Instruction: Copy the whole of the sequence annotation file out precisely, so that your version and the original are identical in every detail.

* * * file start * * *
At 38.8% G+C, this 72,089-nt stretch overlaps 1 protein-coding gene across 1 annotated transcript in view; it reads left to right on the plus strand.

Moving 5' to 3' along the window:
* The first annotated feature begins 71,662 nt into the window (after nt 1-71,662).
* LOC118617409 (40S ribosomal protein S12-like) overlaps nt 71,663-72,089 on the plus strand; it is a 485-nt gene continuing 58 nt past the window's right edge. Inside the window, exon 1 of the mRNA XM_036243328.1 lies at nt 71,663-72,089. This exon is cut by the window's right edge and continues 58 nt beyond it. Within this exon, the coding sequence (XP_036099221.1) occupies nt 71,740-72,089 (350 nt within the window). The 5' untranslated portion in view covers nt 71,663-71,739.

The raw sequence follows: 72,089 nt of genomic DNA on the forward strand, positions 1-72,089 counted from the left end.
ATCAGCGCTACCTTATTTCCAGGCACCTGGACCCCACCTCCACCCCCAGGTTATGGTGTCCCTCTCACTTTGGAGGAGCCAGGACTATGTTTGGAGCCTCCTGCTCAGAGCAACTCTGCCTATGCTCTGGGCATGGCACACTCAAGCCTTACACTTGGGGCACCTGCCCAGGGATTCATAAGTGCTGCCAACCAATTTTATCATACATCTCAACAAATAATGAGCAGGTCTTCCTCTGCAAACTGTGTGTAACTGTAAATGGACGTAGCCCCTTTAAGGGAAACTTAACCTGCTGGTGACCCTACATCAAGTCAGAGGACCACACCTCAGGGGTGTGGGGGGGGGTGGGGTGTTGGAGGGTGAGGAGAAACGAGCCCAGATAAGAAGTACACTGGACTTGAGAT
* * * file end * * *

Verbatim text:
At 38.8% G+C, this 72,089-nt stretch overlaps 1 protein-coding gene across 1 annotated transcript in view; it reads left to right on the plus strand.

Moving 5' to 3' along the window:
* The first annotated feature begins 71,662 nt into the window (after nt 1-71,662).
* LOC118617409 (40S ribosomal protein S12-like) overlaps nt 71,663-72,089 on the plus strand; it is a 485-nt gene continuing 58 nt past the window's right edge. Inside the window, exon 1 of the mRNA XM_036243328.1 lies at nt 71,663-72,089. This exon is cut by the window's right edge and continues 58 nt beyond it. Within this exon, the coding sequence (XP_036099221.1) occupies nt 71,740-72,089 (350 nt within the window). The 5' untranslated portion in view covers nt 71,663-71,739.

The raw sequence follows: 72,089 nt of genomic DNA on the forward strand, positions 1-72,089 counted from the left end.
ATCAGCGCTACCTTATTTCCAGGCACCTGGACCCCACCTCCACCCCCAGGTTATGGTGTCCCTCTCACTTTGGAGGAGCCAGGACTATGTTTGGAGCCTCCTGCTCAGAGCAACTCTGCCTATGCTCTGGGCATGGCACACTCAAGCCTTACACTTGGGGCACCTGCCCAGGGATTCATAAGTGCTGCCAACCAATTTTATCATACATCTCAACAAATAATGAGCAGGTCTTCCTCTGCAAACTGTGTGTAACTGTAAATGGACGTAGCCCCTTTAAGGGAAACTTAACCTGCTGGTGACCCTACATCAAGTCAGAGGACCACACCTCAGGGGTGTGGGGGGGGGTGGGGTGTTGGAGGGTGAGGAGAAACGAGCCCAGATAAGAAGTACACTGGACTTGAGAT